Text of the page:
Wisconsin jazz violinist Randy Sabien hired me a few times when I was a freshman or sophomore in high school. Sabien also played at Menomonie High with his regular quartet that included Stubblefield, who at that time was a jobbing musician living in Madison doing whatever paid (including, rumor had it, country music gigs). This was maybe 1988: I knew who Stubblefield was from James Brown but his fame as “the man who gave hip-hop its syncopation” was still slightly in the future (or if it was already happening I hadn’t heard about it yet).
Even more than the Harvey gala, I wish I could go back and hear that little high school auditorium gig again. What did Stubblefield sound like in that group, which was not “funk” but “jazz?” I remember having a really positive impression. As far as I know he’s not on any straight-ahead records. However, his famous 60s funk tracks with Brown were definitely on a small jazz kit and his touch was nice and light (at least compared to 70s funk drummers) so he was suited to be jazz drummer as well. At the least, Stubblefield was surely one of the greatest jazz drummers in Wisconsin at that time — which, admittedly, is not saying all that much. Still. Clyde Stubblefield. Damn!
Since I had played a bit with Sabien, he generously asked me to sit in on a blues. I can’t remember who else was in the band, I was just paying attention to Stubblefield.
So that is how it came to be that Clyde Stubblefield was the first Afro-American professional musician I shared a bandstand with, for one tune when I couldn’t have possibly been more green. Not only that, he gifted me with a little kick in the pants. For my solo, he and the bassist doubled the tempo. They clearly talked about it in advance: “When it’s the kid’s turn to play, let’s go twice as fast.” I stayed calm, played my Monk-type things fine and didn’t lose the form. Afterwards I remember Stubblefield gave me a smile.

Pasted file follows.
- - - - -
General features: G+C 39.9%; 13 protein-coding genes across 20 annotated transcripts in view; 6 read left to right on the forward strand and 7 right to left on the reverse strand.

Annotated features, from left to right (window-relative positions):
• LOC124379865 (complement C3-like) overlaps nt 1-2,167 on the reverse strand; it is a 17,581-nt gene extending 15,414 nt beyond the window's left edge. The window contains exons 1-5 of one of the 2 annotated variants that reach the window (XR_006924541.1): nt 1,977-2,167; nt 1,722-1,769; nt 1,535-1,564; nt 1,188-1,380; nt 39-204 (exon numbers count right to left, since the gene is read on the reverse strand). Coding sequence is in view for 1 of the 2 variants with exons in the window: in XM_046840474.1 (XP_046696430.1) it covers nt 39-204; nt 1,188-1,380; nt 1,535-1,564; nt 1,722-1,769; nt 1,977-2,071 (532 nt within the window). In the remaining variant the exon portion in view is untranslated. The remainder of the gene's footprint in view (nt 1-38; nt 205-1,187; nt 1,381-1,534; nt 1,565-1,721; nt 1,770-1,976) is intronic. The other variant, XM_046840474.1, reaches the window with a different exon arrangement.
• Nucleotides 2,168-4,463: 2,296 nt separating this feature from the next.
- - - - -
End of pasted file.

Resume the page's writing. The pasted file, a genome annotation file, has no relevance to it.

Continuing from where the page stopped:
A great lesson: When you go up to sit in, know that the band might not take it easy on you.
By the end of high school my constant imitation was too much. Thelonious Monk himself came to me in a dream and told me to quit the charade. Monk, John Coltrane, and Art Blakey (who had just passed) came back from the dead to play one last trio gig. Monk played many more notes than his living style, Coltrane many fewer notes than his living style, and Blakey was lighter and less theatrical, more like Billy Higgins. It was a great gig! (They sure didn’t need a bass player.) For the encore, Monk came out and played one of his utterly magnificent solo ballads, a cross between a hymn and sentimental love letter, stamped in burnished gold with his trademark acidic harmony. I was so moved by the encore I wept and went backstage. When I found Monk I interrupted him with his friends and begged, “How do you do that?”
He looked at me, his face nothing but irritation, perhaps even contempt. “You just need to go to church,” he curtly explained before turning back to his crew.
When I woke up, it was clear that the message was, “Better try to be yourself, because you will never be Monk.”